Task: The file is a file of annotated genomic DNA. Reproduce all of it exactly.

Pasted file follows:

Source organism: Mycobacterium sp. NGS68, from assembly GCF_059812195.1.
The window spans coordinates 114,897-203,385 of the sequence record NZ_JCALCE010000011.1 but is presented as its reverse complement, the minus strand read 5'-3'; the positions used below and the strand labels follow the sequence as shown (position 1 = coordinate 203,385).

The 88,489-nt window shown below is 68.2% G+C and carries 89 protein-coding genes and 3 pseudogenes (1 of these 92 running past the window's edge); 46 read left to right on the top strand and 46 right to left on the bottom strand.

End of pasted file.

Source organism: Mycobacterium sp. NGS68, from assembly GCF_059812195.1.
The window spans coordinates 114,897-203,385 of the sequence record NZ_JCALCE010000011.1 but is presented as its reverse complement, the minus strand read 5'-3'; the positions used below and the strand labels follow the sequence as shown (position 1 = coordinate 203,385).

The 88,489-nt window shown below is 68.2% G+C and carries 89 protein-coding genes and 3 pseudogenes (1 of these 92 running past the window's edge); 46 read left to right on the top strand and 46 right to left on the bottom strand.